A new protein will be explored at each level of the on-site competition, from regional and state to national.

If you are a regional or state event supervisor, contact your State Science Olympiad Director to coordinate ordering of judging models and test materials.

Invitational Events

While a specific set of event materials (rubrics, exams, on-site Jmol Explorations, etc.) are not developed for invitational events, some states decide to develop their own materials. Click Here for some suggestions on how to create an invitational on-site Jmol Exploration.

Onsite Visualization Environment

During the competition period, each team is expected to create an onsite model using a digital Onsite Visualization Environment. Event supervisors should make sure that their event location can properly run the digital onsite visualization environment at each student work station.

This environment can be accessed in three ways: online, through a locally running webpage, or through a stand-alone version of Jmol. Below is a short description along with a sample for each of these three options, which should allow event supervisors to test their event location and confirm that the onsite visualization environment will run correctly.

All files for the onsite visualization environments will be provided as a .zip download link. This link will be sent to the email addresses provided to us when requesting materials, as well as on a printed piece of paper included with the onsite kits and judging materials that are shipped to event supervisors.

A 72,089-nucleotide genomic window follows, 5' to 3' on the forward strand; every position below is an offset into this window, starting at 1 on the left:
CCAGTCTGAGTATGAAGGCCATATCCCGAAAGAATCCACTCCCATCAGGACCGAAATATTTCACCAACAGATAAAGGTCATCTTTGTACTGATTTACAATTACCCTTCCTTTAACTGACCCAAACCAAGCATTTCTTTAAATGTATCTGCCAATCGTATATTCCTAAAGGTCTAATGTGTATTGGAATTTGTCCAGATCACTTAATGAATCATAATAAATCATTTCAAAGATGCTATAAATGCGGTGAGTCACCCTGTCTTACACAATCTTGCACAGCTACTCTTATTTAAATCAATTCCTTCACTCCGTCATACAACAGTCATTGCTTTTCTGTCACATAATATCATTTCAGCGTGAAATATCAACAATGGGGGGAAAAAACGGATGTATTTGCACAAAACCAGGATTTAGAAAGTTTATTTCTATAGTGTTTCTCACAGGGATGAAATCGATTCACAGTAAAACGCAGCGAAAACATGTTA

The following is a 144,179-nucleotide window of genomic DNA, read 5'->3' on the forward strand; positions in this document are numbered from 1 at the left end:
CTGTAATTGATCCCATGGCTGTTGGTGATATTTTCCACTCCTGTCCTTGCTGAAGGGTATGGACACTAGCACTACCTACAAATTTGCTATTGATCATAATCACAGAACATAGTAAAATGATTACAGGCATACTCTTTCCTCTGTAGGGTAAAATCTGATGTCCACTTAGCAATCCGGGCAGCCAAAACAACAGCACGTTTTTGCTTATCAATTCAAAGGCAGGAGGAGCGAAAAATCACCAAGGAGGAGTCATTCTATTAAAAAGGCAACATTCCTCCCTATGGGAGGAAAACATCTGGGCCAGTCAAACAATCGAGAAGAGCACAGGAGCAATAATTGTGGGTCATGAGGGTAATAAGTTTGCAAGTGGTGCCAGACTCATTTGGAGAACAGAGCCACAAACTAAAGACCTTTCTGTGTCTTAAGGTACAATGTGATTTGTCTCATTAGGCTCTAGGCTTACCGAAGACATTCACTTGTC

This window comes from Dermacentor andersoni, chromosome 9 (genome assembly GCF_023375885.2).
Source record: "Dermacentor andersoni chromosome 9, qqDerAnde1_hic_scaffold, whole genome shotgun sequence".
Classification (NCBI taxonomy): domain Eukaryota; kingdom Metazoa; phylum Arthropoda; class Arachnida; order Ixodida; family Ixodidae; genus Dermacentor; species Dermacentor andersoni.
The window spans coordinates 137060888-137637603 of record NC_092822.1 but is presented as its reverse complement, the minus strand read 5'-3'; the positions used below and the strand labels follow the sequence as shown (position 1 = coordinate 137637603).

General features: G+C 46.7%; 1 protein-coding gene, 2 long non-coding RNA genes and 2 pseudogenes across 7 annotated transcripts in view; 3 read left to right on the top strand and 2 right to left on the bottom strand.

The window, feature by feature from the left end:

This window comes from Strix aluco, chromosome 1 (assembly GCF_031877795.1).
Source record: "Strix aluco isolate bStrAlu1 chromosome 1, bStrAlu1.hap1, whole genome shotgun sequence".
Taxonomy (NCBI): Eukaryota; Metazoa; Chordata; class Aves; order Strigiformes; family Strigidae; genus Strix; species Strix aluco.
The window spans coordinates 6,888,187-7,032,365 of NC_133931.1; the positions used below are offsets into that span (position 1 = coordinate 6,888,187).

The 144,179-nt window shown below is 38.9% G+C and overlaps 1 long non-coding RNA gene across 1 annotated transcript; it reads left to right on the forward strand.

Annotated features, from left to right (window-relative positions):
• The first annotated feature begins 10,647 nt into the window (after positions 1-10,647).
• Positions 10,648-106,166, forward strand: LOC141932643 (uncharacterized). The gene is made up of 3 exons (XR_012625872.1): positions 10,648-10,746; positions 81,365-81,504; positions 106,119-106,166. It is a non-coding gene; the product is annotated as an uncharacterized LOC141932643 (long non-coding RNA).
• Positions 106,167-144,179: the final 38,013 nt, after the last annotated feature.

Additional Background Information

The Science Olympiad

Science Olympiad is a rigorous, interscholastic competition of over 30 events covering the disciplines of biology, earth science, chemistry, physics, computers and technology. For over 25 years, the Science Olympiad Mission Statement has been to improve student interest in science through competition and by emphasizing problem solving and understanding science concepts, through hands-on, minds-on constructivist learning.

The Protein Data Bank

The Protein Data Bank is an online archive that contains the three-dimensional coordinates for thousands of structures of proteins. These three-dimensional structure files (known as PDB Files)are determined using X-ray diffraction or NMR analysis. The files are created by giving each atom in a protein a specific set of X, Y, Z coordinates in 3D space. All protein structures that will be used and modeled in the Science Olympiad Protein Modeling Event are based on free PDB files from the Protein Data Bank.

The Molecule of the Month

The PDB Molecule of the Month has a monthly feature written by the molecular illustrator David Goodsell, called the Molecule of the Month. Each month's article focuses on a specific protein, describing its structure and function. All protein topics used in the Science Olympiad Protein Modeling Event are from past Molecule of the Month articles. Teams are expected to study the articles related to this year's proteins.

Protein Modeling Event Gallery

This Simple Photo Gallery highlights some successful pre-build and on-site models from last year's competition.

Contact Information

The Science Olympiad Protein Modeling Event is part of the MSOE Center for Biomolecular Modeling. Feel free to contact us with questions regarding the program, resource information on our Contact Us page.